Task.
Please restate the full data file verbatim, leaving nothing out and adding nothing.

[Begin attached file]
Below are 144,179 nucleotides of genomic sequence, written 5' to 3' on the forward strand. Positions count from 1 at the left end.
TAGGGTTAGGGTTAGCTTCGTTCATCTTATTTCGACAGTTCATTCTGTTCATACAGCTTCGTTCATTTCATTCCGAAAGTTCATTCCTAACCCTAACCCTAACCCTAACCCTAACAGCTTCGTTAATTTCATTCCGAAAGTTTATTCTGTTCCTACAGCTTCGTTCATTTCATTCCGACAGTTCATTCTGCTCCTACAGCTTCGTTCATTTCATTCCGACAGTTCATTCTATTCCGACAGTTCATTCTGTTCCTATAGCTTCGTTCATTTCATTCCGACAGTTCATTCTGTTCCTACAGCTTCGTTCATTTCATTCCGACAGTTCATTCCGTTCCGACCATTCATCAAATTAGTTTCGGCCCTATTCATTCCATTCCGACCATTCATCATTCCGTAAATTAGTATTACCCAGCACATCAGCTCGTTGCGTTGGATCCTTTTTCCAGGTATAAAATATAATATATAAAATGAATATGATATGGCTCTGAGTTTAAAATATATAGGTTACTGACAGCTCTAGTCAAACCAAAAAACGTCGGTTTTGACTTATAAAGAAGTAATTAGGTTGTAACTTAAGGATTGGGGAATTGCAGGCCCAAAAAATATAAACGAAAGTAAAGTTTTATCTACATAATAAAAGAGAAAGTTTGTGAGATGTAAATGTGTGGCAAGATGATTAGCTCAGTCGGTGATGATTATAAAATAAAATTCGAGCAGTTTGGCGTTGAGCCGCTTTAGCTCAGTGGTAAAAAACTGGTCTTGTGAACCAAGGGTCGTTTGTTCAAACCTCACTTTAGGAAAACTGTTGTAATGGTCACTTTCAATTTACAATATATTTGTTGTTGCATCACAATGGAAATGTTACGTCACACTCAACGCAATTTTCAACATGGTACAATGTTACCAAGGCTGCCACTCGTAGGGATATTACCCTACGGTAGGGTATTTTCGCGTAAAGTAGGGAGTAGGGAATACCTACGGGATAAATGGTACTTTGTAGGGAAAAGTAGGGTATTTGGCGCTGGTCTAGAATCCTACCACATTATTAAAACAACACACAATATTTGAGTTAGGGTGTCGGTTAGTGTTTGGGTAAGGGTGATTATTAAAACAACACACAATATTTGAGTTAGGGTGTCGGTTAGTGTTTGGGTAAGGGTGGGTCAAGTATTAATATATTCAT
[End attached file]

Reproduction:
Below are 144,179 nucleotides of genomic sequence, written 5' to 3' on the forward strand. Positions count from 1 at the left end.
TAGGGTTAGGGTTAGCTTCGTTCATCTTATTTCGACAGTTCATTCTGTTCATACAGCTTCGTTCATTTCATTCCGAAAGTTCATTCCTAACCCTAACCCTAACCCTAACCCTAACAGCTTCGTTAATTTCATTCCGAAAGTTTATTCTGTTCCTACAGCTTCGTTCATTTCATTCCGACAGTTCATTCTGCTCCTACAGCTTCGTTCATTTCATTCCGACAGTTCATTCTATTCCGACAGTTCATTCTGTTCCTATAGCTTCGTTCATTTCATTCCGACAGTTCATTCTGTTCCTACAGCTTCGTTCATTTCATTCCGACAGTTCATTCCGTTCCGACCATTCATCAAATTAGTTTCGGCCCTATTCATTCCATTCCGACCATTCATCATTCCGTAAATTAGTATTACCCAGCACATCAGCTCGTTGCGTTGGATCCTTTTTCCAGGTATAAAATATAATATATAAAATGAATATGATATGGCTCTGAGTTTAAAATATATAGGTTACTGACAGCTCTAGTCAAACCAAAAAACGTCGGTTTTGACTTATAAAGAAGTAATTAGGTTGTAACTTAAGGATTGGGGAATTGCAGGCCCAAAAAATATAAACGAAAGTAAAGTTTTATCTACATAATAAAAGAGAAAGTTTGTGAGATGTAAATGTGTGGCAAGATGATTAGCTCAGTCGGTGATGATTATAAAATAAAATTCGAGCAGTTTGGCGTTGAGCCGCTTTAGCTCAGTGGTAAAAAACTGGTCTTGTGAACCAAGGGTCGTTTGTTCAAACCTCACTTTAGGAAAACTGTTGTAATGGTCACTTTCAATTTACAATATATTTGTTGTTGCATCACAATGGAAATGTTACGTCACACTCAACGCAATTTTCAACATGGTACAATGTTACCAAGGCTGCCACTCGTAGGGATATTACCCTACGGTAGGGTATTTTCGCGTAAAGTAGGGAGTAGGGAATACCTACGGGATAAATGGTACTTTGTAGGGAAAAGTAGGGTATTTGGCGCTGGTCTAGAATCCTACCACATTATTAAAACAACACACAATATTTGAGTTAGGGTGTCGGTTAGTGTTTGGGTAAGGGTGATTATTAAAACAACACACAATATTTGAGTTAGGGTGTCGGTTAGTGTTTGGGTAAGGGTGGGTCAAGTATTAATATATTCAT